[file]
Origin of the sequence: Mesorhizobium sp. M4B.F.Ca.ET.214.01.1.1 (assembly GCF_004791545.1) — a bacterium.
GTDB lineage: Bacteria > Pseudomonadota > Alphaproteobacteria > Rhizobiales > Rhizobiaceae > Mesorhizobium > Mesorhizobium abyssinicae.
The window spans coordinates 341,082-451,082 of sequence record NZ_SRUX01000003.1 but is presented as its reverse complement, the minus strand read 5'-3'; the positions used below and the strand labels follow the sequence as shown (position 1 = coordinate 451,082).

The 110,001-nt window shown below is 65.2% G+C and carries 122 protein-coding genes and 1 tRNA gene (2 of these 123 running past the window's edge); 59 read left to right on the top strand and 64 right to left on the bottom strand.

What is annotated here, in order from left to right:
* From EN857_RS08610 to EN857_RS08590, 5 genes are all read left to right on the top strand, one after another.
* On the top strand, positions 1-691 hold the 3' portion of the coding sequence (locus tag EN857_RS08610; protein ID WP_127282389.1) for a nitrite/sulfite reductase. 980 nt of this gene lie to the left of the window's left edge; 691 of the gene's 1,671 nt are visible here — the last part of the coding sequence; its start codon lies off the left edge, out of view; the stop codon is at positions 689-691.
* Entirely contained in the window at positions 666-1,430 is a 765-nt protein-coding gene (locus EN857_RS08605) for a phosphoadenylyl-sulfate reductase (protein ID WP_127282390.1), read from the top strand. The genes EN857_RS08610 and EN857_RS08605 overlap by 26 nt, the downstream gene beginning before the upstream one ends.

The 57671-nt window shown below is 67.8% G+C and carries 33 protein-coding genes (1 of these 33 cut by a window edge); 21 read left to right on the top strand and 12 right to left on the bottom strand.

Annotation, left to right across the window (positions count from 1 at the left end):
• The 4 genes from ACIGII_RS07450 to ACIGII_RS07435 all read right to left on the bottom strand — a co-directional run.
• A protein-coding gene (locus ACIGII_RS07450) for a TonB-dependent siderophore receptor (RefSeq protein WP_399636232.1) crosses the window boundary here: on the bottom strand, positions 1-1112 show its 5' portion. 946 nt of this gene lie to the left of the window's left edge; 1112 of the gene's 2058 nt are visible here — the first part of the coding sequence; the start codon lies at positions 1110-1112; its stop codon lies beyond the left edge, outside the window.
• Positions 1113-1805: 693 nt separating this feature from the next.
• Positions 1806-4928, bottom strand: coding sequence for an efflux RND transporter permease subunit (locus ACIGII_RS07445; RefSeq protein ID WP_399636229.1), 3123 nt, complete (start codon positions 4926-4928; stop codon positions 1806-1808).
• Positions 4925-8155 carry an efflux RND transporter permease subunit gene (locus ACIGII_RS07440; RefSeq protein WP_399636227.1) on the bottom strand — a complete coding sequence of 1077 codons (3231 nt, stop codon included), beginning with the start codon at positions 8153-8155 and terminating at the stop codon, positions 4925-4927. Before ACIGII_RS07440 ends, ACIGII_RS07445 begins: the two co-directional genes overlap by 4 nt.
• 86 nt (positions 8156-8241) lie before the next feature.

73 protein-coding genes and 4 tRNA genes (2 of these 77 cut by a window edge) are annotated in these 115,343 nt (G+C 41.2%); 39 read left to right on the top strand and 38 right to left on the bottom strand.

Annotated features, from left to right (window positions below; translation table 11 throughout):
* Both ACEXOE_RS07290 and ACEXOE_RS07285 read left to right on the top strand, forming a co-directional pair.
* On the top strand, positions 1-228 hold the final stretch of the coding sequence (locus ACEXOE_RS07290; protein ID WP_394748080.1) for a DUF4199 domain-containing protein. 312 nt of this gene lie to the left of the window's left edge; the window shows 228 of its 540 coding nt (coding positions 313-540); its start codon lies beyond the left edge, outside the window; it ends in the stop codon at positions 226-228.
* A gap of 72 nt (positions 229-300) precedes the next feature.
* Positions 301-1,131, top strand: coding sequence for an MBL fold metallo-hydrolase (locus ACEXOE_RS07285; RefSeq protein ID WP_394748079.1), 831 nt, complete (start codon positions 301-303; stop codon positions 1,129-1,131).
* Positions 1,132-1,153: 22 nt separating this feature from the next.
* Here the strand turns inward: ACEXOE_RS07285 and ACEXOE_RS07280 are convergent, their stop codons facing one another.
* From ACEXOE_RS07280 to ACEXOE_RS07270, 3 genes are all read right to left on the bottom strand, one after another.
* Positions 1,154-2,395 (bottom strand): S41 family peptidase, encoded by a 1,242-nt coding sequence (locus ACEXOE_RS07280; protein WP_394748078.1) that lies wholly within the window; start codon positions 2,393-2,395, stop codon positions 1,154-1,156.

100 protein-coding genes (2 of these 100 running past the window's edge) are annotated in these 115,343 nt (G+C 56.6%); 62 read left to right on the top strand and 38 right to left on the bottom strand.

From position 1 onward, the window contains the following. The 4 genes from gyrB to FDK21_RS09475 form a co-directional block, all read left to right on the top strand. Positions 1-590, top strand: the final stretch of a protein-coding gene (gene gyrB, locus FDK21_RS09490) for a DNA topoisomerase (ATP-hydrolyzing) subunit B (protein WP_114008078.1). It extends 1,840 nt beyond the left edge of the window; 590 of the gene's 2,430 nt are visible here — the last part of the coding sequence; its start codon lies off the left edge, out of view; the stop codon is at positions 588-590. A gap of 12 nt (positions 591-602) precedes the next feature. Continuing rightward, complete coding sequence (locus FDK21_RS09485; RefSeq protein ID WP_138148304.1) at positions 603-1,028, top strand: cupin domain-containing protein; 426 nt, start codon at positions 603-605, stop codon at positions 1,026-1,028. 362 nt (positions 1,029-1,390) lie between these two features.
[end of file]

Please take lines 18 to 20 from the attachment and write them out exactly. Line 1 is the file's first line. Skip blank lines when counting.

Annotated features, from left to right (window positions below; translation table 11 throughout):
* Both ACEXOE_RS07290 and ACEXOE_RS07285 read left to right on the top strand, forming a co-directional pair.
* On the top strand, positions 1-228 hold the final stretch of the coding sequence (locus ACEXOE_RS07290; protein ID WP_394748080.1) for a DUF4199 domain-containing protein. 312 nt of this gene lie to the left of the window's left edge; the window shows 228 of its 540 coding nt (coding positions 313-540); its start codon lies beyond the left edge, outside the window; it ends in the stop codon at positions 226-228.